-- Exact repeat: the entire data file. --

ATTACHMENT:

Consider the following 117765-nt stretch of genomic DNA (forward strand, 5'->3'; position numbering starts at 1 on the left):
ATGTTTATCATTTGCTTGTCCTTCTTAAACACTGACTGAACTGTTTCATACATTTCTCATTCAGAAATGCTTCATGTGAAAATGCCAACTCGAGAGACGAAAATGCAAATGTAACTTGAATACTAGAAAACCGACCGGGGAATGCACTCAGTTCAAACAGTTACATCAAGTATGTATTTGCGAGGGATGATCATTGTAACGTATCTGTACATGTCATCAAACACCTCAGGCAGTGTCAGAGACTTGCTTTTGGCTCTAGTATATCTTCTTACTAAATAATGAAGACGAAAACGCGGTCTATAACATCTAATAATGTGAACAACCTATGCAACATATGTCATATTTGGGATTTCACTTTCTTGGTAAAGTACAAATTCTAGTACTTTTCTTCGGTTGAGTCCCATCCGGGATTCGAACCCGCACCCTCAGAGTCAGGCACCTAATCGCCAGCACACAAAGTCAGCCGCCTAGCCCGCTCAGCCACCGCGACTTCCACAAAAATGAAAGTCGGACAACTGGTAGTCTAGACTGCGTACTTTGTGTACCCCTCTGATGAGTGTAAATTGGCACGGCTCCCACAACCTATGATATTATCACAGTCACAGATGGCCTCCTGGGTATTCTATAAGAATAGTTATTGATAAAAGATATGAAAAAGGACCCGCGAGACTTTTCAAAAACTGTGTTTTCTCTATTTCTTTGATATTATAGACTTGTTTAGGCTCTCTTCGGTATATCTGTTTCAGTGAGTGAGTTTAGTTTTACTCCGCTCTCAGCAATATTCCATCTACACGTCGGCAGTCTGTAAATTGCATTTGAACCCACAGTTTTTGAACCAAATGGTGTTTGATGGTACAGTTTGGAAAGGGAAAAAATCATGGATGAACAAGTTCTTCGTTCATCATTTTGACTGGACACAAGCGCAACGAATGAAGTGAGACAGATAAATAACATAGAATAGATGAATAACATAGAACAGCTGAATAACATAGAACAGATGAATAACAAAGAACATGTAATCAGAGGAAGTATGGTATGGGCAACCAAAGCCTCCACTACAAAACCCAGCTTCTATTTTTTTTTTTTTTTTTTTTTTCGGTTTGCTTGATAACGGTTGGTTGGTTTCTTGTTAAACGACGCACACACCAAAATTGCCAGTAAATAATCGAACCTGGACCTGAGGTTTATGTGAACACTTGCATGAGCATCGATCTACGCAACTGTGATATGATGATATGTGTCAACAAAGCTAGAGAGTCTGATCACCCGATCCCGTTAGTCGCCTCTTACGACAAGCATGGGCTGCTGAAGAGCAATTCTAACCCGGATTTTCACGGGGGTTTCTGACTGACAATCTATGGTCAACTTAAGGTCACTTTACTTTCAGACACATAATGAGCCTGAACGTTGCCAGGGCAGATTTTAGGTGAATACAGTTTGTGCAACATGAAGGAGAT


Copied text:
Consider the following 117765-nt stretch of genomic DNA (forward strand, 5'->3'; position numbering starts at 1 on the left):
ATGTTTATCATTTGCTTGTCCTTCTTAAACACTGACTGAACTGTTTCATACATTTCTCATTCAGAAATGCTTCATGTGAAAATGCCAACTCGAGAGACGAAAATGCAAATGTAACTTGAATACTAGAAAACCGACCGGGGAATGCACTCAGTTCAAACAGTTACATCAAGTATGTATTTGCGAGGGATGATCATTGTAACGTATCTGTACATGTCATCAAACACCTCAGGCAGTGTCAGAGACTTGCTTTTGGCTCTAGTATATCTTCTTACTAAATAATGAAGACGAAAACGCGGTCTATAACATCTAATAATGTGAACAACCTATGCAACATATGTCATATTTGGGATTTCACTTTCTTGGTAAAGTACAAATTCTAGTACTTTTCTTCGGTTGAGTCCCATCCGGGATTCGAACCCGCACCCTCAGAGTCAGGCACCTAATCGCCAGCACACAAAGTCAGCCGCCTAGCCCGCTCAGCCACCGCGACTTCCACAAAAATGAAAGTCGGACAACTGGTAGTCTAGACTGCGTACTTTGTGTACCCCTCTGATGAGTGTAAATTGGCACGGCTCCCACAACCTATGATATTATCACAGTCACAGATGGCCTCCTGGGTATTCTATAAGAATAGTTATTGATAAAAGATATGAAAAAGGACCCGCGAGACTTTTCAAAAACTGTGTTTTCTCTATTTCTTTGATATTATAGACTTGTTTAGGCTCTCTTCGGTATATCTGTTTCAGTGAGTGAGTTTAGTTTTACTCCGCTCTCAGCAATATTCCATCTACACGTCGGCAGTCTGTAAATTGCATTTGAACCCACAGTTTTTGAACCAAATGGTGTTTGATGGTACAGTTTGGAAAGGGAAAAAATCATGGATGAACAAGTTCTTCGTTCATCATTTTGACTGGACACAAGCGCAACGAATGAAGTGAGACAGATAAATAACATAGAATAGATGAATAACATAGAACAGCTGAATAACATAGAACAGATGAATAACAAAGAACATGTAATCAGAGGAAGTATGGTATGGGCAACCAAAGCCTCCACTACAAAACCCAGCTTCTATTTTTTTTTTTTTTTTTTTTTTCGGTTTGCTTGATAACGGTTGGTTGGTTTCTTGTTAAACGACGCACACACCAAAATTGCCAGTAAATAATCGAACCTGGACCTGAGGTTTATGTGAACACTTGCATGAGCATCGATCTACGCAACTGTGATATGATGATATGTGTCAACAAAGCTAGAGAGTCTGATCACCCGATCCCGTTAGTCGCCTCTTACGACAAGCATGGGCTGCTGAAGAGCAATTCTAACCCGGATTTTCACGGGGGTTTCTGACTGACAATCTATGGTCAACTTAAGGTCACTTTACTTTCAGACACATAATGAGCCTGAACGTTGCCAGGGCAGATTTTAGGTGAATACAGTTTGTGCAACATGAAGGAGAT